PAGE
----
Legal & Legislative Notes
by Robert A. Stuart General Counsel
ELECTION PROCEDURES APPLICABLE TO 1977 PARK DISTRICT ELECTIONS
The following general election schedule is set forth for the information of park districts and pertains to the elections to be held in April, 1977.
GENERAL PARK DISTRICTS
January 10 First day for filing petitions (Filed with the Secretary of the District) (Ch. 105, Ill. Rev. Stat., Sec. 2-11)
January 24 Last day for filing petitions (Ch. 105, Sec. 2-11)
January 29 Last day for filing withdrawals from nomination (Ch. 105, Sec. 2-11) Last day for Secretary to certify nomination (Ch. 105,Sec.2-11)(Ch.46,Sec. 10-6)
February 3 Last day for filing objections to certificates of nomination, or nomination papers (Ch. 46, Sec. 10-8)
March 7 First day absentee voter may file application for ballot (Ch. 46, Sec. 19-2)
March 26 Last day for posting and publishing notices of election (Ch. 105, Sec. 2-12)
March 31 Last day to apply for absentee voter's ballot by mail (Ch. 46, Sec. 19-2)
April 2 Last day to apply in person for absentee voter's ballot (Ch. 46, Sec. 19-2)
April 4 Last day for publication in newspaper of list of nominees (Ch. 46, Sec. 16-10)
April 5 Election day (unless date changed to third Tuesday in April pursuant to the provisions of Section 2-12 of The Park District Code)*
*Period for filing petitions remains the same regardless of whether election is held on the first or third Tuesday in April.
PLEASURE DRIVEWAY AND PARK DISTRICTS
Because of the provisions contained in Chapter 105, Ill. Rev. Stat., Sec. 2-17, the dates for the filing of nominating petitions vary from the provisions as they apply to General Park Districts as follows:
December 27, 1976 First day for filing petitions (Ch. 105, Sec.2-17)
January 31 Last day for filing petitions (Ch. 105, Sec. 2-17) (Ch. 46, Sec. 10-6)
All other dates applicable to Pleasure Driveway and Park Districts are the same as those set forth for General Park Districts.
The following information should be carefully noted in connection with the conduct of 1977 elections:
The Illinois Government Ethics Act, Article 4(a) provides at Section 105 (a):
(a) A candidate for elective office shall file his statement not later than the end of the period during which he can take the action necessary under the laws of this State to attempt to qualify for nomination, election, or retention to such office if he has not filed a statement in relation to the same unit of government within a year preceding such action.
Since an incumbent park commissioner was required under the provisions of the Ethics Act to file annually a Statement of Economic Interest prior to April 30 of each year, it is presumed that any incumbent filing a nominating petition will have previously filed such a statement and would not be required to file an additional statement at the time of filing his nominating petition. If any incumbent had failed, however, to file such, a statement should be filed at the time of filing his nominating petition.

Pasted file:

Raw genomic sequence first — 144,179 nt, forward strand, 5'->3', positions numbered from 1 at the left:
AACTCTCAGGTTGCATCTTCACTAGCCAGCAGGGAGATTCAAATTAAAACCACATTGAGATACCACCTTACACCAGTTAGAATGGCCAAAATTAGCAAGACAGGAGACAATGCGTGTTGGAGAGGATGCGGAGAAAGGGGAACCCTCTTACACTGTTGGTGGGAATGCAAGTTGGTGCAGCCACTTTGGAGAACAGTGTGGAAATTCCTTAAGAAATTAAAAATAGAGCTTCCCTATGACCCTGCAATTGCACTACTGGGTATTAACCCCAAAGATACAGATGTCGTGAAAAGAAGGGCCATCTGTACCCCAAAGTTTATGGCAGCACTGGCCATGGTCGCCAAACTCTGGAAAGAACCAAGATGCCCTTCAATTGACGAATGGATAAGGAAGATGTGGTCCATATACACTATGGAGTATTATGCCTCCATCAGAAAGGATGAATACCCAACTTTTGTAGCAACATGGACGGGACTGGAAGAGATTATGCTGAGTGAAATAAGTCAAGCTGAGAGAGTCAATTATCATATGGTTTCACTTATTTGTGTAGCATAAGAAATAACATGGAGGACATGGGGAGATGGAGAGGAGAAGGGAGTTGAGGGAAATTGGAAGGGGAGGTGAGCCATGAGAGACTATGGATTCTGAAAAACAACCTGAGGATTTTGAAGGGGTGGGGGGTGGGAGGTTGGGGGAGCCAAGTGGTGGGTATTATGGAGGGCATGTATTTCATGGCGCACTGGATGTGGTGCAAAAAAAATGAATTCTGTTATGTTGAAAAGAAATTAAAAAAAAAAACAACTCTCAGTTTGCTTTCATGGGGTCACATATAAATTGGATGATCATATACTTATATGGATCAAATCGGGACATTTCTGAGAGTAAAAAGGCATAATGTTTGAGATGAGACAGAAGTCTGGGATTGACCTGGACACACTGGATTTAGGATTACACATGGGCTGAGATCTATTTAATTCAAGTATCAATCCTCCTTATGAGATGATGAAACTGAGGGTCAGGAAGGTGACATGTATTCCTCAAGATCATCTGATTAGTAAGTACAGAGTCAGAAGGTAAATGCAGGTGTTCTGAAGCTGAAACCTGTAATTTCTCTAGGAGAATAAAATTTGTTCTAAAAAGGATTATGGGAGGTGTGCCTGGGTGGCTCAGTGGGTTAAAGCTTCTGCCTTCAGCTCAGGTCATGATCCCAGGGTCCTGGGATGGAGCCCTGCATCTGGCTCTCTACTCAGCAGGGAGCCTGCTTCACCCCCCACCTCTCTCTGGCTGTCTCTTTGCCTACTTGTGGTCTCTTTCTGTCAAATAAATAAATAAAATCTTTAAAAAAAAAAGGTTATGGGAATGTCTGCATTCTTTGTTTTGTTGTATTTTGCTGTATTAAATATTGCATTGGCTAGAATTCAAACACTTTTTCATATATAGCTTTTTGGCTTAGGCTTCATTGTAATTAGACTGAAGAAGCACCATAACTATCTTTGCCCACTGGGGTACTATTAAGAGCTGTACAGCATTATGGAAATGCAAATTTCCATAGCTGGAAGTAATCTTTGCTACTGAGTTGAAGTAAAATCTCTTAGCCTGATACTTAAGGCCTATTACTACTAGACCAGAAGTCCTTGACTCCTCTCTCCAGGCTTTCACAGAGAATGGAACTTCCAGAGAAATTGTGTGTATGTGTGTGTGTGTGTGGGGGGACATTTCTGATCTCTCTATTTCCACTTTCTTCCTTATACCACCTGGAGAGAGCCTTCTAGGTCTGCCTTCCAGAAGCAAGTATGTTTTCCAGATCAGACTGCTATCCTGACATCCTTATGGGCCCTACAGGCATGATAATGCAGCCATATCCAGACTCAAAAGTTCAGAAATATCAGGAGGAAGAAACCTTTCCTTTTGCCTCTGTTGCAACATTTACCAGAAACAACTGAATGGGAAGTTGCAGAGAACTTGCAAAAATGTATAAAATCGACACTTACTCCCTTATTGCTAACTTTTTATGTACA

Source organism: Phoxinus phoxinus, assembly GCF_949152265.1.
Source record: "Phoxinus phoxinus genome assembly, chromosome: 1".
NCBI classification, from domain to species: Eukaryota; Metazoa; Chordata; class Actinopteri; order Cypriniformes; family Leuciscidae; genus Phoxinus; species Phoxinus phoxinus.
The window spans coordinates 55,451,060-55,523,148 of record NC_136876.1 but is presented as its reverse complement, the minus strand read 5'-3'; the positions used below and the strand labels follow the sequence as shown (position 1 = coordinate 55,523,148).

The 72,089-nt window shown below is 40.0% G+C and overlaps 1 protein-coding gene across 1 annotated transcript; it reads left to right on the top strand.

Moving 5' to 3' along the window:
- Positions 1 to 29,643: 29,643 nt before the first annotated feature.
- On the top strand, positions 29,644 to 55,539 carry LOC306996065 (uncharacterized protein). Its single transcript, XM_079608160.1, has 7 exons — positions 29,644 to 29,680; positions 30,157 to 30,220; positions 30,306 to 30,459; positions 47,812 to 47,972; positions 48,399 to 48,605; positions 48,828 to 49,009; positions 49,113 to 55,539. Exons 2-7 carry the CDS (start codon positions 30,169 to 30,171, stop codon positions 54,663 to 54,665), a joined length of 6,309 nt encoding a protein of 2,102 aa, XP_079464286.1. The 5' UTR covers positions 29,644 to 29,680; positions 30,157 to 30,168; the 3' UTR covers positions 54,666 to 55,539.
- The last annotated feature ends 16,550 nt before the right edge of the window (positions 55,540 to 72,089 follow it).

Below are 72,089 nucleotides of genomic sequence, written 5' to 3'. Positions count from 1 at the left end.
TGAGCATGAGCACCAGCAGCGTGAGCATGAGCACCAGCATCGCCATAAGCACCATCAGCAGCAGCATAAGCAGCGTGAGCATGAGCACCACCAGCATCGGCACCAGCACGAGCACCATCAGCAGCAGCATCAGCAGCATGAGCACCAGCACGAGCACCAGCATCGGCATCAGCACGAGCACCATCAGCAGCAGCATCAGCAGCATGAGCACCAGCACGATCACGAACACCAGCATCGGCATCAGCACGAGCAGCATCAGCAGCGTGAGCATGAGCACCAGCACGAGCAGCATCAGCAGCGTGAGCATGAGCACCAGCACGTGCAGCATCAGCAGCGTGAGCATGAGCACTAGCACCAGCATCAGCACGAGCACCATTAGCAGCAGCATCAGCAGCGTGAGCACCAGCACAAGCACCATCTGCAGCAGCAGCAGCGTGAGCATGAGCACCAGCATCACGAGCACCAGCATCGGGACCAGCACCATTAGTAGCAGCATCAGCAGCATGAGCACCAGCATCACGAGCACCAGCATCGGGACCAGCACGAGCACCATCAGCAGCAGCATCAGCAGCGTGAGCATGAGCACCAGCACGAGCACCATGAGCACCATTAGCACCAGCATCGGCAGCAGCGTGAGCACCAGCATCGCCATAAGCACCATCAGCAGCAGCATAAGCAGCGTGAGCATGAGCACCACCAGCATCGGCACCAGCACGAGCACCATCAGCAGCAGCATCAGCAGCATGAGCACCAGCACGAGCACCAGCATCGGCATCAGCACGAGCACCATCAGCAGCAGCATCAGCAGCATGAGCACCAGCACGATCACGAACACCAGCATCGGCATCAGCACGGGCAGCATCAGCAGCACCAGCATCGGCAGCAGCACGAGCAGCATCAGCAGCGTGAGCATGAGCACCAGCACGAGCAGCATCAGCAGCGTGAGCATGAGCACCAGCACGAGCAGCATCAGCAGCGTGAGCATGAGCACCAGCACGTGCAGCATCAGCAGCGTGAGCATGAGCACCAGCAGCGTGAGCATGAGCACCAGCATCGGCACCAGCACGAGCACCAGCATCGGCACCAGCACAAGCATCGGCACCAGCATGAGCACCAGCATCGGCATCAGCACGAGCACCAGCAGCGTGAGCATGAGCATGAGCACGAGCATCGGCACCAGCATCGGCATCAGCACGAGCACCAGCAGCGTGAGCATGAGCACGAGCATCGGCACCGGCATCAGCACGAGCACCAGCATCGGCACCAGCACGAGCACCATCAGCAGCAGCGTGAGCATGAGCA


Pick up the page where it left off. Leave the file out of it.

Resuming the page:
Public Act 78-1183 adopted at the 1974 regular session of the General Assembly (Ch. 46, Ill. Rev. Stat. 1975, Sec. 10-6) provides as follows:
7. The State Board of Elections or the
Illinois Parks and Recreation 8 November/December, 1976
appropriate clerk with whom such a petition for nomination is filed shall notify the person for whom a petition for nomination has been filed of the obligation to file statements of organization, reports of campaign contributions, and annual reports of campaign contributions and expenditures under Article 9 of this Act. Such notice shall be given on a form prescribed by the State Board of Elections, sent by certified mail (delivered to addressee only, return receipt requested) within 2 business days of the day and hour endorsed on the petition, and accompanied by a form for filing the statement of organization and a manual of instructions supplied by the Board. The Board or the appropriate clerk shall preserve the receipts returned under this paragraph for a period of 2 years from the date of receipt.
Because of the numerous changes in the election law and the requirements in connection with the filing of "Statements of Economic Interest" and "Campaign Organization Disclosure" documents, election procedures followed by each park district should be carefully checked with both the local attorney for the park district, as well as the County Clerk of the County involved. Forms and materials relative to the requirements under these provisions must be secured through the office of the County Clerk.
Note is to be made that a new Section 2-13a effective July 1, 1976 authorizes the candidates to appoint in writing one or two agents to act as challengers or watchers in each polling place. This Section reads as follows: